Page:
Cartier-Bresson and more

I’ve just been watching a BBC film from 1998, directed by Patricia Wheatley,  featured on the Petapixel blog.  Pen Brush & Camera has a lot of the then 90 year old photographer talking, which is interesting, and a number of people talking about their experiences with him or his work, which are rather more variable.

Like most TV programmes, at times it’s frustrating for those who know something about the subject, and there were many times when I would have like the interviewer to ask questions but she didn’t. But certainly the man’s character comes across well, as does the basic information you probably already know.

Seeing a TV film on computer is unfortunately not a good way to look at photographs, despite the efforts of the cameramen, and although Cartier-Bresson’s work is less challenging in this respect than much photography – he somewhere talks about printing and not liking deep blacks and only wanting the printer to respect the tones; the images are shown sadly lacking in both highlight and shadow detail. And even looked at in a relatively small window nothing in this YouTube version is sharp. Usually watching films I like to switch to full-screen, but in this case it was hopeless, and I soon reverted to the smaller image. There are quite a few other films on HCB also on YouTube, including a short clip in French showing him at work on a busy street.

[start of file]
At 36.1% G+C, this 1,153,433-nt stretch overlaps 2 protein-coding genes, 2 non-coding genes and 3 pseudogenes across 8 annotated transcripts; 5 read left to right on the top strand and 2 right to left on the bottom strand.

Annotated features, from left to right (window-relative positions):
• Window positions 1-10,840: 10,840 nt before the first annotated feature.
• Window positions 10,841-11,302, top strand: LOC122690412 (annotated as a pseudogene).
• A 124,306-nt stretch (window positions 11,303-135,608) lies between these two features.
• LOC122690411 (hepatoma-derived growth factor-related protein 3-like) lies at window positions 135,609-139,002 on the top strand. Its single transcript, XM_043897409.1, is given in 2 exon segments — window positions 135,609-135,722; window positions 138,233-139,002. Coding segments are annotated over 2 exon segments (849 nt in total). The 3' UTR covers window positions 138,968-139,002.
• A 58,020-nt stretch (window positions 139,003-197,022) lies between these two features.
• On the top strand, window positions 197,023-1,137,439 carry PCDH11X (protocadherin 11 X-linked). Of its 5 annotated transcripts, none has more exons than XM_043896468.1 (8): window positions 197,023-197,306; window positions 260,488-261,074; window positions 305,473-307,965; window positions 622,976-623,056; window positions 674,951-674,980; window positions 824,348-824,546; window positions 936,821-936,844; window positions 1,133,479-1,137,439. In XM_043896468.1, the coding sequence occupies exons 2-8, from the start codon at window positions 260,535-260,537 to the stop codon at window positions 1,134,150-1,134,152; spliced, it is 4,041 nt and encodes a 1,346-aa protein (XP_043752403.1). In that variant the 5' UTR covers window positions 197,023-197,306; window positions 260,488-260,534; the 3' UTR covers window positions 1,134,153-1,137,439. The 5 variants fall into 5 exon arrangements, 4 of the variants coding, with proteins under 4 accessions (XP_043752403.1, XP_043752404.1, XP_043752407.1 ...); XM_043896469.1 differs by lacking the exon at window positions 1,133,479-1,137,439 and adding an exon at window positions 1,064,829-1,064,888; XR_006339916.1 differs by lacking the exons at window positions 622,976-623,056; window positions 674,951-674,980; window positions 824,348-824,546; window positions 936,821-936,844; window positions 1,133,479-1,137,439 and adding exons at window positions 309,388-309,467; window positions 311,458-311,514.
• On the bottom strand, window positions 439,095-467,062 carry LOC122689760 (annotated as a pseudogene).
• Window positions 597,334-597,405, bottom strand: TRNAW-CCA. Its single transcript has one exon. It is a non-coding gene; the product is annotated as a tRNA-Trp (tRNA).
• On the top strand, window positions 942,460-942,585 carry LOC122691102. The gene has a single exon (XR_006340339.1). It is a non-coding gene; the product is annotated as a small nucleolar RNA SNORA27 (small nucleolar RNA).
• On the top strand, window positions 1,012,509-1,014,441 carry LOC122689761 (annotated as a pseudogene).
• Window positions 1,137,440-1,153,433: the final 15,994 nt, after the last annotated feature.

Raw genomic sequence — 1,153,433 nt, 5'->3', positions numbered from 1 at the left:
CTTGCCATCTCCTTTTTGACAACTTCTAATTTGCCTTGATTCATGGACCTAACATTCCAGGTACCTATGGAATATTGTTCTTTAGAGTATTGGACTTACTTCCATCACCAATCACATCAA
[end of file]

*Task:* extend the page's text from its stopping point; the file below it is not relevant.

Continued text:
Pen Brush & Camera, rather longer at around 50 minutes is still worth watching, though it would be a good idea to do so with a Cartier-Bresson book by your side, pausing the video occasionally to remind yourself what the pictures really look like.

Writing this today, on the 50th anniversary of Churchill’s funeral, I was reminded by a post on Facebook by David Hoffman that HCB covered the occasion for one of the UK’s major papers (possibly the Times or Sunday Times) but they didn’t like his pictures enough to use any of them. The comment was made to a post about some of the press coverage of that event, Farewell To Greatness, on Graham Harrison’s Photohistories.

It was also that occasion that brought one of my friends, then a young American photographer travelling on a military discharge at the end of his service as a photographer in Italy, to this country. Meeting a young English woman at a party led to his staying here, where he has been studying the English over the last 50 years. You can see a little of John Benton-Harris‘s work on his web site, though I hope it will not be too long before a book is available of his pictures of the English. And today he is out in London celebrating 50 years by taking more pictures of us. I won’t be celebrating Churchill myself, though perhaps he was the leader we needed in 1940 (before my time) he certainly was not at other times. Socialist Worker‘s verdict on him as ‘A vicious reactionary—racist and brutal‘ is perhaps a little one-sided, but a useful counterpoint to today’s wall-to-wall media sychophancy.

Leave a Reply

You must be logged in to post a comment.